North Texas mother praises impact of seven minute workout routine

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by SHELLY SLATER

Bio | Email | Follow: @wfaashelly

WFAA

Posted on June 13, 2013 at 6:09 PM

Updated Monday, Dec 16 at 7:11 PM

The workout is just seven minutes, but Julia Hayes is pushing hard: 30 seconds on, 10 seconds off.  

It’s a series of exercises, scientifically researched to go in this order. Ninety pounds later, she's feeling great. 

“My son weighs 82 pounds. I picked him up, and got on the scale with him, I struggled to hold him. I then put him down, and got on the scale, and that's how much I've lost,” she said. 

Her secret: strength training and high intensity intervals. All of which are built into this short seven minutes, with only a wall, chair and weight required.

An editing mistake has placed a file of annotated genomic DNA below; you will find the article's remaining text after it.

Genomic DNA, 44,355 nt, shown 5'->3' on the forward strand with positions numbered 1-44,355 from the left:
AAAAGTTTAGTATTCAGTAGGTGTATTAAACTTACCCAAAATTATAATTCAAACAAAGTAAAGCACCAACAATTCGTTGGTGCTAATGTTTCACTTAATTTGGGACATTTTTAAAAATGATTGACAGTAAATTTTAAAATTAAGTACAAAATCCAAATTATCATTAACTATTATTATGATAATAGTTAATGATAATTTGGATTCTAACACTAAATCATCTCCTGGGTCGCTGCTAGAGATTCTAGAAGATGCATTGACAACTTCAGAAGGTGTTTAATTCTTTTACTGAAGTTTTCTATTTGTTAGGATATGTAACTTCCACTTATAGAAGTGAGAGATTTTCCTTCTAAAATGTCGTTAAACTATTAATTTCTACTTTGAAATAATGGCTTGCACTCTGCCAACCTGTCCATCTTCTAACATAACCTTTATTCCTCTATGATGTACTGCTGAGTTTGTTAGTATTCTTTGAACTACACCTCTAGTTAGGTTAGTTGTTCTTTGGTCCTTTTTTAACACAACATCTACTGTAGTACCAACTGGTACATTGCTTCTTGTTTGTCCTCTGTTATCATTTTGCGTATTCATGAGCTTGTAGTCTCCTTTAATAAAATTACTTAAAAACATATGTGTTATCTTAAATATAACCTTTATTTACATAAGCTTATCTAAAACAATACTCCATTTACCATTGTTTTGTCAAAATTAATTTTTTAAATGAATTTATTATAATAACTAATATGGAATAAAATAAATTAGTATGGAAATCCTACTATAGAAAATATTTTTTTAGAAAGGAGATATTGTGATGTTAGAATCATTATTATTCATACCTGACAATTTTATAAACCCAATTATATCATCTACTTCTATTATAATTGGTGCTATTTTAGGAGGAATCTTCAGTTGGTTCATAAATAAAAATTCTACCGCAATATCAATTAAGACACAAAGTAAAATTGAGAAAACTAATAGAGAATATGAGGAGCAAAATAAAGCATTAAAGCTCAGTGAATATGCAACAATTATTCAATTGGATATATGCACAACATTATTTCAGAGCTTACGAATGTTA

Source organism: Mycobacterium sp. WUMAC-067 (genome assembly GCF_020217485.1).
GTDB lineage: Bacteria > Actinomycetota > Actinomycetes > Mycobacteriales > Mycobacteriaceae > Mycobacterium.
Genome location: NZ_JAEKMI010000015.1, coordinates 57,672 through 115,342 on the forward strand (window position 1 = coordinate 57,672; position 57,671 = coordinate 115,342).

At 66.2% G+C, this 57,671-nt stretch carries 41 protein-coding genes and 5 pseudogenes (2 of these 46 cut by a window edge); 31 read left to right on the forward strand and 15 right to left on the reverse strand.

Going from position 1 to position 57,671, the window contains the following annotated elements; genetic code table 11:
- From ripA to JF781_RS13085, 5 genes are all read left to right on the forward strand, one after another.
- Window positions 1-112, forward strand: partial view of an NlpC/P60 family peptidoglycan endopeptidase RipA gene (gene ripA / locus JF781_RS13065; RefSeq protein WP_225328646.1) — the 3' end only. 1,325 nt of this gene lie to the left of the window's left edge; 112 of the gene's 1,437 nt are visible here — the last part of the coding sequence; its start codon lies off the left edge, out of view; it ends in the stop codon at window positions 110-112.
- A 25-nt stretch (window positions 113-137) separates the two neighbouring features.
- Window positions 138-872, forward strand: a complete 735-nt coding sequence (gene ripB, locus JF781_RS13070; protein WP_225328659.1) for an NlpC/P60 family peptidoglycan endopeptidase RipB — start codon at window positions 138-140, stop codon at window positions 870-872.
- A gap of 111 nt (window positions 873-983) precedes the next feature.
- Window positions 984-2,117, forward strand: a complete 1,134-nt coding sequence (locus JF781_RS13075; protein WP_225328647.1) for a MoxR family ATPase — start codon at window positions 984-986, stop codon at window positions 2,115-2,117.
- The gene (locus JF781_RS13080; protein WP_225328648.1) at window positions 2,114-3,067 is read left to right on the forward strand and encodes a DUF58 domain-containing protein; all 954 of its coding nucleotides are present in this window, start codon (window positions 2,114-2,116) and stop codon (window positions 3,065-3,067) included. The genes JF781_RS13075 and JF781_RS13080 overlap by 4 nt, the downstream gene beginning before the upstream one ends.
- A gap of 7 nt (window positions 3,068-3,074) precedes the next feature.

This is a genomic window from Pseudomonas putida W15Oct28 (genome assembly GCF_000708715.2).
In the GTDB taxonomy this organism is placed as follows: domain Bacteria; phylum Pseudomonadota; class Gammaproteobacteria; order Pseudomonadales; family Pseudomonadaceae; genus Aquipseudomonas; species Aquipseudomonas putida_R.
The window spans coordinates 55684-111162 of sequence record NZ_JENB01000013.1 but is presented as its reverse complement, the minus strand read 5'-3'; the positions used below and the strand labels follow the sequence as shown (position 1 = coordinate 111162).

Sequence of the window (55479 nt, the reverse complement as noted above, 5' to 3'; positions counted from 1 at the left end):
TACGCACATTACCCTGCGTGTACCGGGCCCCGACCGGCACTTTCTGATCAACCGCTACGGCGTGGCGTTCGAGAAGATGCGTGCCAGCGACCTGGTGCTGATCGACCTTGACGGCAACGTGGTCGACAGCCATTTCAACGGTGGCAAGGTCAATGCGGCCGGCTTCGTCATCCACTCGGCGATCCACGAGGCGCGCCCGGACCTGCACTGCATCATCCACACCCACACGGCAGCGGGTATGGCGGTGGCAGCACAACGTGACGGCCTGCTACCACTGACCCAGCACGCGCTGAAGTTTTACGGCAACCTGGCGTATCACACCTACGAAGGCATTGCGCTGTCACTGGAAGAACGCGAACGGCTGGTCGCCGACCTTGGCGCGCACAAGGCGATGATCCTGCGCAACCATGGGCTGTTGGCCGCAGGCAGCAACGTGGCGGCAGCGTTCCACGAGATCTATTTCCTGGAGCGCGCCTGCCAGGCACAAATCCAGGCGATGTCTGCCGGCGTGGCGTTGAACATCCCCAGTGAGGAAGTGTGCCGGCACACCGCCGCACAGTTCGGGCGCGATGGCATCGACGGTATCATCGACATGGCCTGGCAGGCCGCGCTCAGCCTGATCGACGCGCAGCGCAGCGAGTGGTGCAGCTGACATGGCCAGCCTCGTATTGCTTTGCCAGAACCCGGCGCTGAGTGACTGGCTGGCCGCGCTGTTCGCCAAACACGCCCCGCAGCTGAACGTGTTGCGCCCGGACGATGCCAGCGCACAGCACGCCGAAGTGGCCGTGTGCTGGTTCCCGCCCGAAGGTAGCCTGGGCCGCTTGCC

“I enjoy the fact that its quick so I can get it over fast,” said Hayes. 

Jacqui Bliss, a trainer and co-owner of Anytime Fitness, warns some of the exercises aren't for beginners, but she says the workout's scientific foundation is good. 

“It's going to improve how well your body utilizes oxygen," she said. "People get it shape faster doing intervals.” 

From planks, to high knees, the seven minutes is supposed to be unpleasant. Hayes has to push hard. 

“It forces you to work hard, then rest; it's all about taking your heart rate up high and then down low. So when you're done with that workout, although you may have not burned as many calories, you're going to burn more throughout the day because your body is trying to catch up to get back to normal,” said Bliss. 

But like most workouts, it's not a magic bullet. Bliss suggest to mix in cardio some days. And warns, eventually you'll have to change it up. 

“I think the longer you do this work out the less effective it will become,” she said.

Email sslater@wfaa.com

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